And so the Kindreds started to dream even bigger. “There will never be another Kindred,” Katy explained to Charlotte Business Journal in 2016. But they did start “toying around” with ideas for a second restaurant, Joe says. Something different. Pizza? Pasta? Something else? Something down in Charlotte, almost certainly. It had to feel right. Like Kindred did. But Kindred was keeping them plenty occupied, and they had three kids, too, and their youngest was a baby. They were in no hurry.

Then, they heard that the lease on the Rusty Rudder was up, and the restaurant planned to close after 15 years. An available lakefront space. Just like that.

But Katy wasn’t sure. “Full disclosure,” she says, sitting on Hello, Sailor’s deck, the sun shining. Inside, a smattering of diners linger at tables and on stools at the bar. She pauses, thinking about how much she wants to say and how she wants to say it. “I’ve always had reservations about taking over an existing restaurant space,” she admits, “especially one that’s been around for that long.” Because? “There are always going to be people who are strongly attached to the place.” There’s no clean slate. No fair, uncolored first impression. Whatever the place becomes, it’s not quite what it was.

But maybe Joe could have it both ways. He wanted to do it. Had to. Heart even more than head. “I started having those memories,” he says, looking out over the water, toward the house where he grew up. Those Friday nights. His parents together. “The lake was so important to me,” he explains. “And I thought it’d be really neat to plant some roots here, with my wife and for our children.” Those quiet coves. Those fried bologna sandwiches.

• • •

It hasn’t been easy. Hello, Sailor, as Joe and Katy often say, is like a mash-up of a “fish camp 2.0” and a Palm Springs oasis: 4,000 square feet inside — open and airy, bold colors and curves — plus another 3,000 square feet outside, including a triple-tiered patio, a tiki bar, and 20 boat slips. A working photo booth adds a playful touch. With Katy leading the charge on design, they vaulted the ceiling and added more and bigger windows, all to accentuate what they consider the very point of the place. “We want your eye to be drawn straight to the water,” she says. The lake.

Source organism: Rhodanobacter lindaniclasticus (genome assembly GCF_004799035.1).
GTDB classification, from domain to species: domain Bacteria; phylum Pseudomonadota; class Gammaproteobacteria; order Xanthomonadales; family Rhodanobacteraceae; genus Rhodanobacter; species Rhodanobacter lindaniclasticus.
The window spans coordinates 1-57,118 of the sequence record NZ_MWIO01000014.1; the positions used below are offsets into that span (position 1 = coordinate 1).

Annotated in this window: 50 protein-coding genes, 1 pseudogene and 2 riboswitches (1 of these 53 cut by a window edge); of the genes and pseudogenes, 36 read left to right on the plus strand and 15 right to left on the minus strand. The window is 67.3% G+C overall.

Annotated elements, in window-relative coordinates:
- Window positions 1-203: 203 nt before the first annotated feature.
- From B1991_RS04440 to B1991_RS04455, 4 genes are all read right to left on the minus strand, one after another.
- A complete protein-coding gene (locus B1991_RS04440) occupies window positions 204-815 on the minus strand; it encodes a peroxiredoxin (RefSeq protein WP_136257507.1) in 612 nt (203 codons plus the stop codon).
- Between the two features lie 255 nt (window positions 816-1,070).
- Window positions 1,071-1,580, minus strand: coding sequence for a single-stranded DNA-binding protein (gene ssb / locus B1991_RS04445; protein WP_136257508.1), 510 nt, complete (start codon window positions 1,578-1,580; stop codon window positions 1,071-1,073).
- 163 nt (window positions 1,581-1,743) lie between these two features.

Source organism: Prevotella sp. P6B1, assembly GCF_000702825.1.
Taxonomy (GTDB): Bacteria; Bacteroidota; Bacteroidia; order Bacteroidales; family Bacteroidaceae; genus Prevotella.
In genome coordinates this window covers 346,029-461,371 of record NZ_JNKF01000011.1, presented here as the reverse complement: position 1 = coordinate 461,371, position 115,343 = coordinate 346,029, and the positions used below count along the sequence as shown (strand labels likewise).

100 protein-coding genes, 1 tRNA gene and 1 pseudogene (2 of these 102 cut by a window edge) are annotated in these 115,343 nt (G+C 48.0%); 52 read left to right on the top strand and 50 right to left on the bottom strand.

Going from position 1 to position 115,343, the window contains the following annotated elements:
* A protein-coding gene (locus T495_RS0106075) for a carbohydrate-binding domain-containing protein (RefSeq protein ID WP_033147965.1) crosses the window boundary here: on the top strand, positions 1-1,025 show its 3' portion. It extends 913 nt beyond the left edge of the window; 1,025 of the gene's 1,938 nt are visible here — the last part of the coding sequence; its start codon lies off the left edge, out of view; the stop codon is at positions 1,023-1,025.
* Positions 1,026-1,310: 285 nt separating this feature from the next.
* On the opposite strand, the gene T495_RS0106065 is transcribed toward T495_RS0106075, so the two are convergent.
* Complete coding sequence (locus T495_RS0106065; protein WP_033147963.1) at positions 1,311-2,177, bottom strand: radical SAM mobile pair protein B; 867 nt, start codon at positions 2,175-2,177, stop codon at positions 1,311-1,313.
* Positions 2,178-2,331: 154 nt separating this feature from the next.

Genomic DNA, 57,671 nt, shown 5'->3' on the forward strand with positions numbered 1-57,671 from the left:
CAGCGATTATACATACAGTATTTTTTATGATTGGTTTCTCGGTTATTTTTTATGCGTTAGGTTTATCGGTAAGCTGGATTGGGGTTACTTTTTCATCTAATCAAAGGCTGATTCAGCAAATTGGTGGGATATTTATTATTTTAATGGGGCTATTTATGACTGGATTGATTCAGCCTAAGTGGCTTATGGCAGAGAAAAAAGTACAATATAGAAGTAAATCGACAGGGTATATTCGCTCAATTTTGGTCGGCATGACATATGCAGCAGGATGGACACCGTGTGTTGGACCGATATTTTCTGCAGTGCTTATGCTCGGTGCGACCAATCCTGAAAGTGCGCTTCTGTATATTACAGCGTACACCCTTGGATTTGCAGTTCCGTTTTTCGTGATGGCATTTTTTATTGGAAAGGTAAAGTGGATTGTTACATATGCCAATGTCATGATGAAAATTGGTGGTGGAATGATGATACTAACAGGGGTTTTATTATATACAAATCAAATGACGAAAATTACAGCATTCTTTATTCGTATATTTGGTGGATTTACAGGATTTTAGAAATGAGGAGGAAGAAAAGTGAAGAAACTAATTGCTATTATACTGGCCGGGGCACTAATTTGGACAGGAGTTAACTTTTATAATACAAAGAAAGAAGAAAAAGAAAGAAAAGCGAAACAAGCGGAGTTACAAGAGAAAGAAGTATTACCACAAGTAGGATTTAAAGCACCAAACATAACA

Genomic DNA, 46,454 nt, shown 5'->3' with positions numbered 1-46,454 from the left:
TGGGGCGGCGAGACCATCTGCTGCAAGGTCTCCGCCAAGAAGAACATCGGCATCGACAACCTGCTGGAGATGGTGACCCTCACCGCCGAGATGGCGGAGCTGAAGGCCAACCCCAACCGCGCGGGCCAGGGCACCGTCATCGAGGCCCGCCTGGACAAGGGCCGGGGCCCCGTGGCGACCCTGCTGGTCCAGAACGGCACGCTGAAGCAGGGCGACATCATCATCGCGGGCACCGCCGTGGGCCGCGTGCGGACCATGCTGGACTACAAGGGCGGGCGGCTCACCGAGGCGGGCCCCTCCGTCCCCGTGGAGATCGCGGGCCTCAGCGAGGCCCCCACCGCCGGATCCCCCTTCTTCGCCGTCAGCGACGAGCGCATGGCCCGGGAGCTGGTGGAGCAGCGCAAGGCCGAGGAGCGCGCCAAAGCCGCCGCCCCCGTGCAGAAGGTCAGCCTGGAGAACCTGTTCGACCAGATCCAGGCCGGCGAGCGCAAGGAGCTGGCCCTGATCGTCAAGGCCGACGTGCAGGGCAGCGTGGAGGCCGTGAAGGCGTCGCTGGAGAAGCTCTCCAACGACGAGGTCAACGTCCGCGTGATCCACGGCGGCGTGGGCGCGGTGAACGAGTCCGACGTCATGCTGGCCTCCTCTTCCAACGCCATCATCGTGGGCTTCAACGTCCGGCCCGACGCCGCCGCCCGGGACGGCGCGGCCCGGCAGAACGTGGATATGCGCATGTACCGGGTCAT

But the view has little to do with all the national press attention that Hello, Sailor has received, some even before it opened. That was all reputation. Talent. The food.

Food critics agree: The hush puppies at Hello, Sailor are shout-out good. Festive cocktails, like the Jungle Bird, give sun-soaked boaters some cool relief. photograph by Tim Robison

The menu feels like a seriously gussied-up fish fry — blue crab claws with wasabi tobiko mayo, a lobster roll served on that delectable milk bread from Kindred, classic salt-and-pepper catfish but with sauce gribiche, deviled crab drip with pimento cheese — executed by prominent Charleston chef Craig Deihl, who was lured by the Kindreds to Cornelius to be the restaurant’s chef de cuisine. There’s a skillet burger, too, and baby back ribs and creamed collards and an iceberg wedge and a fried bologna sandwich on a poppy seed-coated bun and scene-stealing hush puppies — a little less cornbread, a little more beignet — served with yuzu kosho honey butter. There’s a beer made exclusively for Hello, Sailor by Free Range Brewing in Charlotte: Barracuda Bill’s pilsner, named after Joe’s spearfishing granddad. And there’s soft-serve ice cream and homemade hand pies.

Even so, bringing people around to a new incarnation of an old standby takes time. At first, diners vented about the transformation on Yelp, but chicken wings and tasty cocktails may make converts of them yet. “Once this place takes off,” Joe vows, “it’s going to be fun.” A bowl of squid, clams, and a hunk of succulent pork belly hits the table with a substantial thud. Silverware clinks. The food critic from GQ magazine dropped in not too long ago and left raving about the gumbo he ate in “a fantastical mid-century modern surf shack located on the shore of Lake Norman.”

Downstairs, hanging on the office wall, is a framed menu from Harbor Lights — fish camp 1.0: fried shrimp, fried oysters, fried scallops, fried catfish — with a handwritten note to Joe from the owner. “Your family were regulars,” it says. “Carry on the Lake Norman family restaurant tradition. Good luck!”

So much has changed. What’s most important has not. And Joe and Katy have set up a life to give their children what Joe had and then didn’t: a childhood on and around Lake Norman. Live music on Friday evenings behind the coffee shop in Davidson. The Saturday morning market. Mondays in the pool at Joe’s mother’s house in Cornelius — “Mondays at MoMo’s,” they call it. And now this, too. Hello, Sailor. Joe and Katy can see the past and the future from the deck. Tables of families eating hush puppies and soft serve. Boats pulling up to those beckoning slips on warm Friday nights. “Kids and families on the water,” Katy says, “making memories.” Joe is quiet. He just nods his head. Yes.

Hello, Sailor
20210 Henderson Road
Cornelius, NC 28031
(704) 997-5365

This story was published on Jul 30, 2018

Michael Kruse

Michael Kruse is a senior staff writer for POLITICO. He lives in Davidson.